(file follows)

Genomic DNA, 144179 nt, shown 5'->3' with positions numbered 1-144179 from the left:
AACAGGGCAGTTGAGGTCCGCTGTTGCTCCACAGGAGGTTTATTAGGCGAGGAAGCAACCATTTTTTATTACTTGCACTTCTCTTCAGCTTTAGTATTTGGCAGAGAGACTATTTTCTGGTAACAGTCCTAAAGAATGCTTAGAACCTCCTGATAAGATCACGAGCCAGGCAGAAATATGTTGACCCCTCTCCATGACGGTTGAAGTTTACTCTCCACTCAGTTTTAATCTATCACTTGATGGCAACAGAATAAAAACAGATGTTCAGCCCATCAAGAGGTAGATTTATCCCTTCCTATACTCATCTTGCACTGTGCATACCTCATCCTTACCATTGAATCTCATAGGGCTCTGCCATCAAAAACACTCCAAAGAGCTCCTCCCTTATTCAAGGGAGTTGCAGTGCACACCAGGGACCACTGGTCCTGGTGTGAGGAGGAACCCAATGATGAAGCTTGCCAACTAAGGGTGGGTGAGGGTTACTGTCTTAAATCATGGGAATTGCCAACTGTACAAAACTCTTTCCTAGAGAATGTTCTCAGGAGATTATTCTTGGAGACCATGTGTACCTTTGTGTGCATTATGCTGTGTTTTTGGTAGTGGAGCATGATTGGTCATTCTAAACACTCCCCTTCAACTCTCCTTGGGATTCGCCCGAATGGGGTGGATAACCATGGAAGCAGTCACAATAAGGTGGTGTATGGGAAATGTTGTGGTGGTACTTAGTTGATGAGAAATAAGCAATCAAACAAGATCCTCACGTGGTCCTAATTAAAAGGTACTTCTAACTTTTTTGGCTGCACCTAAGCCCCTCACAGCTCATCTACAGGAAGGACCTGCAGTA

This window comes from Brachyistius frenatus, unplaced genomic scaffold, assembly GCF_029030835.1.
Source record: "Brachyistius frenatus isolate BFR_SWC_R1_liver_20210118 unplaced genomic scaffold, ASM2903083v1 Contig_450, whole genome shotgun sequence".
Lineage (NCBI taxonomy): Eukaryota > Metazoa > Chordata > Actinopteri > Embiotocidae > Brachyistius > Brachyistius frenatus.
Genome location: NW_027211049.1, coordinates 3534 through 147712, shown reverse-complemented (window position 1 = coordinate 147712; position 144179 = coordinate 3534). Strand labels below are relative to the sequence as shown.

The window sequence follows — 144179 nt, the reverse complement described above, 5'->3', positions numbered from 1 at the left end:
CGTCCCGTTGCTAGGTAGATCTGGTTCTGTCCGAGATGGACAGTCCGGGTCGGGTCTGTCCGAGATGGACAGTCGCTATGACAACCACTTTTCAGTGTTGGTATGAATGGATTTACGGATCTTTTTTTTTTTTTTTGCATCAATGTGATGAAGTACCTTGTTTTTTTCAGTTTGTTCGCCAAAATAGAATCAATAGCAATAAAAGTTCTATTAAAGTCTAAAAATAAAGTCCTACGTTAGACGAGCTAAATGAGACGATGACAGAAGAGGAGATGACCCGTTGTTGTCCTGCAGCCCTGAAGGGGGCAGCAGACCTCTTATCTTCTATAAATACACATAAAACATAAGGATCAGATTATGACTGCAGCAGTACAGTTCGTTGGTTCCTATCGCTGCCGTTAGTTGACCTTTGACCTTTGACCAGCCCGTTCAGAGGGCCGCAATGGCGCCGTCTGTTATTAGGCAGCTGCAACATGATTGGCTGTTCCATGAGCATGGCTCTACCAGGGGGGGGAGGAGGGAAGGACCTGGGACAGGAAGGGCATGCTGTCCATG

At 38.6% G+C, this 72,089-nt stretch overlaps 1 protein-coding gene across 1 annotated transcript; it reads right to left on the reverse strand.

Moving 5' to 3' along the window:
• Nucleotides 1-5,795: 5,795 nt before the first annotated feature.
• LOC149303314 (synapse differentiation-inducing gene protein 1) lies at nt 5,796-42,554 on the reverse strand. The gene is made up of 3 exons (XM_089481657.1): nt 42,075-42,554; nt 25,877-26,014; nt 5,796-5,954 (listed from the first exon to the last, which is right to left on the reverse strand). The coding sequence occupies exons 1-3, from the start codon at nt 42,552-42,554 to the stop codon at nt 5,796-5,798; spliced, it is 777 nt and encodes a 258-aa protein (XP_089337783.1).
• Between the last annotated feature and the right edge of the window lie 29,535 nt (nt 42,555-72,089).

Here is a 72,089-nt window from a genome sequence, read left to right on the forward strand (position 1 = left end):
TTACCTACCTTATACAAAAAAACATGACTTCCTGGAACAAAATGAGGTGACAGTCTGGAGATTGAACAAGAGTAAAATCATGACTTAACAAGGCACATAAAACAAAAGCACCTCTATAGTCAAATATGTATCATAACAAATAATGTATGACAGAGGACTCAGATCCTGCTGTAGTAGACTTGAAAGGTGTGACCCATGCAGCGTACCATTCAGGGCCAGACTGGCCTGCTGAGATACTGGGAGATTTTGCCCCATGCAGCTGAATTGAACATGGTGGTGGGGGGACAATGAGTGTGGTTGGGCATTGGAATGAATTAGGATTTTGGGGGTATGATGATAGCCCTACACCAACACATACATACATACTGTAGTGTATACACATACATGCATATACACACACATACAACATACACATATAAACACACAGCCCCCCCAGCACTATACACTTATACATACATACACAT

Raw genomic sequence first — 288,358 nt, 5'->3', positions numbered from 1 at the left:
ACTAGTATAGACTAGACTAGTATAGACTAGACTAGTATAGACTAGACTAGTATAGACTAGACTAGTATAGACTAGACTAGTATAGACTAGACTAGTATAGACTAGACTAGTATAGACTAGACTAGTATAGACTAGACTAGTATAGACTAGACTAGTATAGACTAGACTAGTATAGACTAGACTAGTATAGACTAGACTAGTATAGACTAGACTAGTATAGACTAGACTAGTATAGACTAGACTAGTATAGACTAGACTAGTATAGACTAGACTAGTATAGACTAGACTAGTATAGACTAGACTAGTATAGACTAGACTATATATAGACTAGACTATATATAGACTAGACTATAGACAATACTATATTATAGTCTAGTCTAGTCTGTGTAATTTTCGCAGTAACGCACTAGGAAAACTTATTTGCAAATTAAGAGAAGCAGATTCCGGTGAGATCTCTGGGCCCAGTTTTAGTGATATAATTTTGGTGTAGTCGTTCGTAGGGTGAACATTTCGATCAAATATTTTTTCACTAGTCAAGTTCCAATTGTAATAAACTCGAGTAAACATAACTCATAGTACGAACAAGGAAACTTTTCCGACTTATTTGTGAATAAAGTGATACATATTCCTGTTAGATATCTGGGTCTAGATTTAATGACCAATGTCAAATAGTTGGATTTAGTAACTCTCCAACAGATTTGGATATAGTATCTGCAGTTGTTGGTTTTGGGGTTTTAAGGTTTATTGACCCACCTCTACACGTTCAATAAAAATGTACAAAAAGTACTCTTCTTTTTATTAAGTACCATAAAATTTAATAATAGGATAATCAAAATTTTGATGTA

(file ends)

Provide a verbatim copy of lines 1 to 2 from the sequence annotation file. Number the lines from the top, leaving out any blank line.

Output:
Genomic DNA, 144179 nt, shown 5'->3' with positions numbered 1-144179 from the left:
AACAGGGCAGTTGAGGTCCGCTGTTGCTCCACAGGAGGTTTATTAGGCGAGGAAGCAACCATTTTTTATTACTTGCACTTCTCTTCAGCTTTAGTATTTGGCAGAGAGACTATTTTCTGGTAACAGTCCTAAAGAATGCTTAGAACCTCCTGATAAGATCACGAGCCAGGCAGAAATATGTTGACCCCTCTCCATGACGGTTGAAGTTTACTCTCCACTCAGTTTTAATCTATCACTTGATGGCAACAGAATAAAAACAGATGTTCAGCCCATCAAGAGGTAGATTTATCCCTTCCTATACTCATCTTGCACTGTGCATACCTCATCCTTACCATTGAATCTCATAGGGCTCTGCCATCAAAAACACTCCAAAGAGCTCCTCCCTTATTCAAGGGAGTTGCAGTGCACACCAGGGACCACTGGTCCTGGTGTGAGGAGGAACCCAATGATGAAGCTTGCCAACTAAGGGTGGGTGAGGGTTACTGTCTTAAATCATGGGAATTGCCAACTGTACAAAACTCTTTCCTAGAGAATGTTCTCAGGAGATTATTCTTGGAGACCATGTGTACCTTTGTGTGCATTATGCTGTGTTTTTGGTAGTGGAGCATGATTGGTCATTCTAAACACTCCCCTTCAACTCTCCTTGGGATTCGCCCGAATGGGGTGGATAACCATGGAAGCAGTCACAATAAGGTGGTGTATGGGAAATGTTGTGGTGGTACTTAGTTGATGAGAAATAAGCAATCAAACAAGATCCTCACGTGGTCCTAATTAAAAGGTACTTCTAACTTTTTTGGCTGCACCTAAGCCCCTCACAGCTCATCTACAGGAAGGACCTGCAGTA